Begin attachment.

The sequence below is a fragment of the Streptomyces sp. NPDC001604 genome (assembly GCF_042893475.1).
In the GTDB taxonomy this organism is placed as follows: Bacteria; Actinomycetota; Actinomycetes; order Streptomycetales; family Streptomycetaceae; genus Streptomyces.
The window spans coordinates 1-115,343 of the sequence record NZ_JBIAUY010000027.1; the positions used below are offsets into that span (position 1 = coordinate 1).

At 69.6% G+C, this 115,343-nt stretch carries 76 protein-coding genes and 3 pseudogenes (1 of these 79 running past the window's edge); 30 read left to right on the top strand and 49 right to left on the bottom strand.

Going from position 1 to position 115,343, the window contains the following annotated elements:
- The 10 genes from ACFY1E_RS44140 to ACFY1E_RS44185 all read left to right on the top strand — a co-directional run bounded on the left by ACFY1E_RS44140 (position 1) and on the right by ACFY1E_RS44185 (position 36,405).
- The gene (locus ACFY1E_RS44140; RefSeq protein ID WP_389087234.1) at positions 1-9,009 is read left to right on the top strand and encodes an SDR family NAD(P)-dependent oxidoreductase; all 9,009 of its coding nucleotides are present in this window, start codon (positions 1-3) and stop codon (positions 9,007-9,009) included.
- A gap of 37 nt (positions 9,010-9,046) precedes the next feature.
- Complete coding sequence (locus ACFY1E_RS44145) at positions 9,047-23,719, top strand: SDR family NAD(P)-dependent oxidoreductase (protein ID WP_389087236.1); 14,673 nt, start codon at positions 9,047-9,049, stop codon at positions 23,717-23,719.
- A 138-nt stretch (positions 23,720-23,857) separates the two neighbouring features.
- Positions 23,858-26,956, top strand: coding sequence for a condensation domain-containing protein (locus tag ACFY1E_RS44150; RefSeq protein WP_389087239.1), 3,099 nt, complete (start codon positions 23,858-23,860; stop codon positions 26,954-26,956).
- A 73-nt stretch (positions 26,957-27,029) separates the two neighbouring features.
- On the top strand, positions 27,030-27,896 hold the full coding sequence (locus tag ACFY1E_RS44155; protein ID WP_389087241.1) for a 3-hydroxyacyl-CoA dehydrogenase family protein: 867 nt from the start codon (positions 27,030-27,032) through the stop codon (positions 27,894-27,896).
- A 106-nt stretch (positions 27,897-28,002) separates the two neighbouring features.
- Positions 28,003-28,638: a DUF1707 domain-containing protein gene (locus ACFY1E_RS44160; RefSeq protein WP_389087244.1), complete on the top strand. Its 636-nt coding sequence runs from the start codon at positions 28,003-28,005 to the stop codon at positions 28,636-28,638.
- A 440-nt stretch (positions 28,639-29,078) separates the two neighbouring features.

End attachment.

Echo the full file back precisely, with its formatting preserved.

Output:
The sequence below is a fragment of the Streptomyces sp. NPDC001604 genome (assembly GCF_042893475.1).
In the GTDB taxonomy this organism is placed as follows: Bacteria; Actinomycetota; Actinomycetes; order Streptomycetales; family Streptomycetaceae; genus Streptomyces.
The window spans coordinates 1-115,343 of the sequence record NZ_JBIAUY010000027.1; the positions used below are offsets into that span (position 1 = coordinate 1).

At 69.6% G+C, this 115,343-nt stretch carries 76 protein-coding genes and 3 pseudogenes (1 of these 79 running past the window's edge); 30 read left to right on the top strand and 49 right to left on the bottom strand.

Going from position 1 to position 115,343, the window contains the following annotated elements:
- The 10 genes from ACFY1E_RS44140 to ACFY1E_RS44185 all read left to right on the top strand — a co-directional run bounded on the left by ACFY1E_RS44140 (position 1) and on the right by ACFY1E_RS44185 (position 36,405).
- The gene (locus ACFY1E_RS44140; RefSeq protein ID WP_389087234.1) at positions 1-9,009 is read left to right on the top strand and encodes an SDR family NAD(P)-dependent oxidoreductase; all 9,009 of its coding nucleotides are present in this window, start codon (positions 1-3) and stop codon (positions 9,007-9,009) included.
- A gap of 37 nt (positions 9,010-9,046) precedes the next feature.
- Complete coding sequence (locus ACFY1E_RS44145) at positions 9,047-23,719, top strand: SDR family NAD(P)-dependent oxidoreductase (protein ID WP_389087236.1); 14,673 nt, start codon at positions 9,047-9,049, stop codon at positions 23,717-23,719.
- A 138-nt stretch (positions 23,720-23,857) separates the two neighbouring features.
- Positions 23,858-26,956, top strand: coding sequence for a condensation domain-containing protein (locus tag ACFY1E_RS44150; RefSeq protein WP_389087239.1), 3,099 nt, complete (start codon positions 23,858-23,860; stop codon positions 26,954-26,956).
- A 73-nt stretch (positions 26,957-27,029) separates the two neighbouring features.
- On the top strand, positions 27,030-27,896 hold the full coding sequence (locus tag ACFY1E_RS44155; protein ID WP_389087241.1) for a 3-hydroxyacyl-CoA dehydrogenase family protein: 867 nt from the start codon (positions 27,030-27,032) through the stop codon (positions 27,894-27,896).
- A 106-nt stretch (positions 27,897-28,002) separates the two neighbouring features.
- Positions 28,003-28,638: a DUF1707 domain-containing protein gene (locus ACFY1E_RS44160; RefSeq protein WP_389087244.1), complete on the top strand. Its 636-nt coding sequence runs from the start codon at positions 28,003-28,005 to the stop codon at positions 28,636-28,638.
- A 440-nt stretch (positions 28,639-29,078) separates the two neighbouring features.